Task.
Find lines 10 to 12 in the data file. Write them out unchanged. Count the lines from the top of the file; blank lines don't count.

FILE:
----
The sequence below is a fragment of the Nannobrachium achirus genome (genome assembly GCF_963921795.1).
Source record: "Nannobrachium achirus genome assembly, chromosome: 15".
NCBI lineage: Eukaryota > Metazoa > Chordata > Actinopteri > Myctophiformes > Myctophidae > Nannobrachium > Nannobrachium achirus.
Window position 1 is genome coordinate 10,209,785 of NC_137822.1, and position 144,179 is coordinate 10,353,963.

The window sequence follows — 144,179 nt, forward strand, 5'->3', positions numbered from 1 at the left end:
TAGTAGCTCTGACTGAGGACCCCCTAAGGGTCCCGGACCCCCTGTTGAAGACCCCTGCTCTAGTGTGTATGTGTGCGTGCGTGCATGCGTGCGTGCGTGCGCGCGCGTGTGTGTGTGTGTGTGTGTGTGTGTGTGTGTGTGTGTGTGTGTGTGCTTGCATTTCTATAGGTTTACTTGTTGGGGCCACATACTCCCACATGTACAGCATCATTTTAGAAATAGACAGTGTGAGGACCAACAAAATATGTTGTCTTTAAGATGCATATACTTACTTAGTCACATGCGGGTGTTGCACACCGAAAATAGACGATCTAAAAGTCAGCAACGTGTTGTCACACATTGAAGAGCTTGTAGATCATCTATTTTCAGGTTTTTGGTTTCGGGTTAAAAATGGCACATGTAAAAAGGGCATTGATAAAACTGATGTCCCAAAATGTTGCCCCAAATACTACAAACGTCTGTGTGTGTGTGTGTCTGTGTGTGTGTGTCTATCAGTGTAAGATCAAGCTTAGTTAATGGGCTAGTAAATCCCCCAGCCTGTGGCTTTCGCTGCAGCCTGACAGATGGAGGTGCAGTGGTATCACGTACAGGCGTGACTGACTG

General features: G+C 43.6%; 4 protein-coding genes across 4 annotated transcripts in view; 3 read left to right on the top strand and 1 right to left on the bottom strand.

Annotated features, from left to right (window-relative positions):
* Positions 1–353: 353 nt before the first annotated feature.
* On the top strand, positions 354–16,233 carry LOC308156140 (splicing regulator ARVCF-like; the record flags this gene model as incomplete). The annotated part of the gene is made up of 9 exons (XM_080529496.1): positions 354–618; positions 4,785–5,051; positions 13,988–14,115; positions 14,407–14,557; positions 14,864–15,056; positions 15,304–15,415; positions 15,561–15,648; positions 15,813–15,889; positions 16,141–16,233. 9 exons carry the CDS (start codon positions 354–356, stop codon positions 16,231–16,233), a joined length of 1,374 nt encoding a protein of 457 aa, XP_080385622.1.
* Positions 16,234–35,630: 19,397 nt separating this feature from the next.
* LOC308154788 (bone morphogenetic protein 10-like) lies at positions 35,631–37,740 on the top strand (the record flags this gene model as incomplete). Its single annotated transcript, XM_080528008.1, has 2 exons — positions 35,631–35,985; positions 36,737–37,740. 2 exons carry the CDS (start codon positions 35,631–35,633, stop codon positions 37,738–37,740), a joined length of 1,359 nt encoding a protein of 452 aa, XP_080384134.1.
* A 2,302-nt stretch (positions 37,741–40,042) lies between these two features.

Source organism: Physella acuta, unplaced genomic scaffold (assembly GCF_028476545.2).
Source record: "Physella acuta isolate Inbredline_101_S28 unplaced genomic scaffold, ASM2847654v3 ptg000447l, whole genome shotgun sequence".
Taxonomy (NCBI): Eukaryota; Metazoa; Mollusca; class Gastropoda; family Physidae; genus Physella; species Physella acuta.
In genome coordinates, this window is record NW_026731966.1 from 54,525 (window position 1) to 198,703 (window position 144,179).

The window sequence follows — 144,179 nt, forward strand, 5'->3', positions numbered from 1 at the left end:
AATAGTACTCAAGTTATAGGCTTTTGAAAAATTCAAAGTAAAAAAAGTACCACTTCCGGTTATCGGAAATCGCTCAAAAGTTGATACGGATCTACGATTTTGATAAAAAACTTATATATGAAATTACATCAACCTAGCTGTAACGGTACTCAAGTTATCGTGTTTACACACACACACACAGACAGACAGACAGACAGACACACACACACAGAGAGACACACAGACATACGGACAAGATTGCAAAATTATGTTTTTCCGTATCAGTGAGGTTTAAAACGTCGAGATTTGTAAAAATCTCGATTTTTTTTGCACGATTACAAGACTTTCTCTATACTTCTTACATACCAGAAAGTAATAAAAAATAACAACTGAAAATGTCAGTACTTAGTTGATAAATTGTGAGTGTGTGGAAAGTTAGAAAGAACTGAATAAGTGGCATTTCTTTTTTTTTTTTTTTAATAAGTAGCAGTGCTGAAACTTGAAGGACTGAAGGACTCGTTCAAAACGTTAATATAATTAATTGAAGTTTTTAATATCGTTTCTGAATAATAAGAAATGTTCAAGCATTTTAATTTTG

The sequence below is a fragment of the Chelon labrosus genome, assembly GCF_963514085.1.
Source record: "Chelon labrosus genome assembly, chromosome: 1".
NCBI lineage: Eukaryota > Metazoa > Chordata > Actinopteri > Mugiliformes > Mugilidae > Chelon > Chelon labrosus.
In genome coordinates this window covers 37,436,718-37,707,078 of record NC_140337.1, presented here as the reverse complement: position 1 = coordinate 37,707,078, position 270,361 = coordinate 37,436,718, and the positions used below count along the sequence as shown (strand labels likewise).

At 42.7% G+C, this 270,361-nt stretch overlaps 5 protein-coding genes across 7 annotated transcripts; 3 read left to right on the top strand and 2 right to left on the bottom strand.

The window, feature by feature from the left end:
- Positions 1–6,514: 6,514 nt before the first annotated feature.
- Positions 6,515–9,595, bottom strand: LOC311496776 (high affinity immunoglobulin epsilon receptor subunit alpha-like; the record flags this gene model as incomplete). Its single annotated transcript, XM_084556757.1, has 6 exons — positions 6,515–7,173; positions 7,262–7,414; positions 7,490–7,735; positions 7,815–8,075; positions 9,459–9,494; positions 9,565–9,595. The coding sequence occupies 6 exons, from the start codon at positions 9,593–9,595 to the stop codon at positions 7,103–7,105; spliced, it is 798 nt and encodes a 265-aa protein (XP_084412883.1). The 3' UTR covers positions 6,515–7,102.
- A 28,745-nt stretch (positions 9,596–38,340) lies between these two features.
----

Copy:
* On the top strand, positions 354–16,233 carry LOC308156140 (splicing regulator ARVCF-like; the record flags this gene model as incomplete). The annotated part of the gene is made up of 9 exons (XM_080529496.1): positions 354–618; positions 4,785–5,051; positions 13,988–14,115; positions 14,407–14,557; positions 14,864–15,056; positions 15,304–15,415; positions 15,561–15,648; positions 15,813–15,889; positions 16,141–16,233. 9 exons carry the CDS (start codon positions 354–356, stop codon positions 16,231–16,233), a joined length of 1,374 nt encoding a protein of 457 aa, XP_080385622.1.
* Positions 16,234–35,630: 19,397 nt separating this feature from the next.
* LOC308154788 (bone morphogenetic protein 10-like) lies at positions 35,631–37,740 on the top strand (the record flags this gene model as incomplete). Its single annotated transcript, XM_080528008.1, has 2 exons — positions 35,631–35,985; positions 36,737–37,740. 2 exons carry the CDS (start codon positions 35,631–35,633, stop codon positions 37,738–37,740), a joined length of 1,359 nt encoding a protein of 452 aa, XP_080384134.1.